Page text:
Showing posts with label douglas merrill. Show all posts
Showing posts with label douglas merrill. Show all posts

Wednesday, April 02, 2008

Merrill clinched: Google man leaps to EMI

EMI's Terra Firma bosses might be showing a lack of care with its music and A&R staff, but their hirings for the technology side at least shows a determination to try and understand the web. A bit. Douglas Merrill has been poached from Google to take the responsibility for the company's digital strategy, encompassing:

“leadership responsibility for all of the company’s digital strategy, innovation, business development, supply chain and global technology activities.”

Given that their CD sales are disappearing, that's going to be pretty much all of what EMI does in five years. If they asked him to put a damp cloth round the washrooms every couple of days, he'd be the only member of staff they need.

Talking to PaidContent, Merrill was clearly a man who isn't quite in a position to talk about specifics:
I think the industry as a whole has got some really interesting experiments in what the future world is. I think EMI has done some really terrific things like their recent move to DRM-free. But, as for me, I always start with principles. The first principle is simple: Fans want to experience art and artists want to create. What the roles of the music labels are in connecting artists, helping artists create, to fans, helping fans experience, I think it’s TBD. ... I think there are some interesting experiments but what I want to do at EMI is a whole bunch more experiments. We don’t yet know what the real business model is going to be. We have to do more experiments, try more things to see what works. Artists want to create and they want to sell, fans want to experience those things. What’s the role of the labels? I don’t know.”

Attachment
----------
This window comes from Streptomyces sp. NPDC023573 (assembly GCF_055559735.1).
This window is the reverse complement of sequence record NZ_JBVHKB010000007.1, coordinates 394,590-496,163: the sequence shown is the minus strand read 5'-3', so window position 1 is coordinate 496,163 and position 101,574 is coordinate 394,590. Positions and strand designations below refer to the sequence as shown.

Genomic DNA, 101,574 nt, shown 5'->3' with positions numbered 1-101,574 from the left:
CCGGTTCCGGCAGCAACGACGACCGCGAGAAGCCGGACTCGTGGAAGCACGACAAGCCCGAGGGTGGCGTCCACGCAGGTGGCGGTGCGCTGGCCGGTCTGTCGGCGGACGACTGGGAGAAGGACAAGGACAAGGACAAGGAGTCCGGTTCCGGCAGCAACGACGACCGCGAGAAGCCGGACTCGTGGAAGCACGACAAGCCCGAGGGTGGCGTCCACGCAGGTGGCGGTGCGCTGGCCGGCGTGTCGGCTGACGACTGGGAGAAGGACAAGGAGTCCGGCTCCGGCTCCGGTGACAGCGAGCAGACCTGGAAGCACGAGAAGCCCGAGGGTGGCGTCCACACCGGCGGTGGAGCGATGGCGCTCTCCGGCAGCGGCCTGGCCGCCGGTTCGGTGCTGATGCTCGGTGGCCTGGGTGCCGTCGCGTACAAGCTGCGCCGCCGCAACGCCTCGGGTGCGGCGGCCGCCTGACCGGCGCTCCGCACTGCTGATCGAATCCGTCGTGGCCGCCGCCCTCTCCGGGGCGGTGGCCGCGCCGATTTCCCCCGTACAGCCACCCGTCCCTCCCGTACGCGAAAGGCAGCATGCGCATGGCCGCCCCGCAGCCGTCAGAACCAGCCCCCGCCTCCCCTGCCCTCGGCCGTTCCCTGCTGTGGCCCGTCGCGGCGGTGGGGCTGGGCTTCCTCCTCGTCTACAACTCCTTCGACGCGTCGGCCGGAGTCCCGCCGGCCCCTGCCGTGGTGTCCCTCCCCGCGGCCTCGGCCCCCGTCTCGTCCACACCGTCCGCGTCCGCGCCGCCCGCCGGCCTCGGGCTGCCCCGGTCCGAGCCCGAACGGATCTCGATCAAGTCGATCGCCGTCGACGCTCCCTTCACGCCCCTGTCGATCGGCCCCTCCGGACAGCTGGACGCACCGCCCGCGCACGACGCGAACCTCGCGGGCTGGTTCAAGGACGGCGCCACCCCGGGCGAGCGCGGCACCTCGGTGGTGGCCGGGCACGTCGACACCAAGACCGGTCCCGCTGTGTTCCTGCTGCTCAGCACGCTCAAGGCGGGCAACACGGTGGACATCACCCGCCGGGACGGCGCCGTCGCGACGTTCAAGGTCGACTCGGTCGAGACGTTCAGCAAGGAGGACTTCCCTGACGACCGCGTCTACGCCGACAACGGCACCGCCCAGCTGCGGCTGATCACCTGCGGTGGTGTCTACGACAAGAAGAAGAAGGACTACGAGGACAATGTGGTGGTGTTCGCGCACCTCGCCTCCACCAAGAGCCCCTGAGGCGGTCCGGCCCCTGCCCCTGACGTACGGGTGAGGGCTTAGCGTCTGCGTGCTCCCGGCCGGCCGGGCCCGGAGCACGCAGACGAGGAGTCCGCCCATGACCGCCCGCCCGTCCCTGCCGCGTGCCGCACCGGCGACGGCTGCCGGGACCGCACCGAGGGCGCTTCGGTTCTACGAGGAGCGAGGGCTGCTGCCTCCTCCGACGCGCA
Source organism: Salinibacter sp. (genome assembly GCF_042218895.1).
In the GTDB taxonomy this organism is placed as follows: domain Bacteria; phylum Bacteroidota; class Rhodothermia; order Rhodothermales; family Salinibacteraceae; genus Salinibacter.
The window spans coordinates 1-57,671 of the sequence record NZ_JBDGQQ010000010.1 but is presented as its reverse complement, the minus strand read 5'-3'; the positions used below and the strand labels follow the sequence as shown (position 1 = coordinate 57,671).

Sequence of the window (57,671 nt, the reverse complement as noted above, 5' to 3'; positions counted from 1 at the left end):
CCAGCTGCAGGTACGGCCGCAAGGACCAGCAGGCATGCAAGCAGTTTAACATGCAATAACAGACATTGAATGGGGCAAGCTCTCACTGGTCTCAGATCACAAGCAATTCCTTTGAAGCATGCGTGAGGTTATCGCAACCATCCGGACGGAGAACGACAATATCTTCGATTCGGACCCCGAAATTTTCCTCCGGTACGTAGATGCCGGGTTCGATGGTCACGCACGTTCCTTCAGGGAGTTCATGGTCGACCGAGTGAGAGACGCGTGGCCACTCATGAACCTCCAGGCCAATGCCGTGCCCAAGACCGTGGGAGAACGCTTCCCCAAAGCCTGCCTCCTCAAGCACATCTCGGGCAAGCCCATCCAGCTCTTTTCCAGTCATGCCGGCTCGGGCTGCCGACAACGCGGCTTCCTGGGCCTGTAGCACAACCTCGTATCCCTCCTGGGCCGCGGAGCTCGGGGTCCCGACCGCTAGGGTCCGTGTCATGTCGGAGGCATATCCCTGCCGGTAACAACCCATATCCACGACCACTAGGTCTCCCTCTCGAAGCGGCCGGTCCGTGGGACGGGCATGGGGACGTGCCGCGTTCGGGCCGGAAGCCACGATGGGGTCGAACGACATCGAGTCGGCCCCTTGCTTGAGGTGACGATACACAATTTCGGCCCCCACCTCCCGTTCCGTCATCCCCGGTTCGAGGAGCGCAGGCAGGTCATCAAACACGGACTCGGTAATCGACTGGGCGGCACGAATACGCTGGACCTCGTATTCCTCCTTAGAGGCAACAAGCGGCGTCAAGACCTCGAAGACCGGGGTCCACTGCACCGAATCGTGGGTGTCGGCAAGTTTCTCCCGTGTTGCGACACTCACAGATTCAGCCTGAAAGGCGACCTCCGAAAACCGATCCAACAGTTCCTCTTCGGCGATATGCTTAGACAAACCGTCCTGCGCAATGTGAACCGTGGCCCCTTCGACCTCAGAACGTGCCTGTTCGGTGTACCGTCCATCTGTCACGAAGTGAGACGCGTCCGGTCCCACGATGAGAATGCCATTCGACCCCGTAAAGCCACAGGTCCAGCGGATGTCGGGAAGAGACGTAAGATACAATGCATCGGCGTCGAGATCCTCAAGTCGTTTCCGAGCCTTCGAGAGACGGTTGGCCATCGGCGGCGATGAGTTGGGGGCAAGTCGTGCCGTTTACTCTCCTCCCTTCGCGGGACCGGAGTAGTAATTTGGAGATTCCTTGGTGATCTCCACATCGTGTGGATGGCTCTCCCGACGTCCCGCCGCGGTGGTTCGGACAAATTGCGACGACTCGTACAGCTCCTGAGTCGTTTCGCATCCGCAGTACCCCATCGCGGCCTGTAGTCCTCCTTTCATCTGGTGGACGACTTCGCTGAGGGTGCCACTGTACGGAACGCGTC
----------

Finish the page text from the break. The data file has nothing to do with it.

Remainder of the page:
Considering EMI must have offered a lot to him to tempt him away from Google and his "ideal" CIO role, the good people at Terra Firma might be a little concerned to hear his plan is, uh, you know, to try stuff. It's the sort of approach that works well in tech companies; it might go down less well in a 100 year-old business that has been fading for the last few years. The Messiah turning up and asking for a year or two to fiddle with test tubes and bunsen burners might prove a disappointment for those who are left there.